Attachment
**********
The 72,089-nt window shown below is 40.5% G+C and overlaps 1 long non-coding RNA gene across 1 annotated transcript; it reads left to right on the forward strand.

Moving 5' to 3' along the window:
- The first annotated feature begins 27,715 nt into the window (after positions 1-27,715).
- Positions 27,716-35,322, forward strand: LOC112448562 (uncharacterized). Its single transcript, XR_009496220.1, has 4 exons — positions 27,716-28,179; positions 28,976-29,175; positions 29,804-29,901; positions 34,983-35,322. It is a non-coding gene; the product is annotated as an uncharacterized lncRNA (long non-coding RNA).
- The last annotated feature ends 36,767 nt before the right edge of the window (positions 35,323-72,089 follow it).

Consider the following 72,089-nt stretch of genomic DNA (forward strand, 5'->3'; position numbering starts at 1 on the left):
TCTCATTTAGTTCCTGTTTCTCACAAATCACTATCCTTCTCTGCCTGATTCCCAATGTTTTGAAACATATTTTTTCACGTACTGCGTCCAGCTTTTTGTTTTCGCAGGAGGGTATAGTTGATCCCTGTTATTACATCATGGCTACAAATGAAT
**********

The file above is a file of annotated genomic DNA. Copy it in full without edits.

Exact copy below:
The 72,089-nt window shown below is 40.5% G+C and overlaps 1 long non-coding RNA gene across 1 annotated transcript; it reads left to right on the forward strand.

Moving 5' to 3' along the window:
- The first annotated feature begins 27,715 nt into the window (after positions 1-27,715).
- Positions 27,716-35,322, forward strand: LOC112448562 (uncharacterized). Its single transcript, XR_009496220.1, has 4 exons — positions 27,716-28,179; positions 28,976-29,175; positions 29,804-29,901; positions 34,983-35,322. It is a non-coding gene; the product is annotated as an uncharacterized lncRNA (long non-coding RNA).
- The last annotated feature ends 36,767 nt before the right edge of the window (positions 35,323-72,089 follow it).

Consider the following 72,089-nt stretch of genomic DNA (forward strand, 5'->3'; position numbering starts at 1 on the left):
TCTCATTTAGTTCCTGTTTCTCACAAATCACTATCCTTCTCTGCCTGATTCCCAATGTTTTGAAACATATTTTTTCACGTACTGCGTCCAGCTTTTTGTTTTCGCAGGAGGGTATAGTTGATCCCTGTTATTACATCATGGCTACAAATGAAT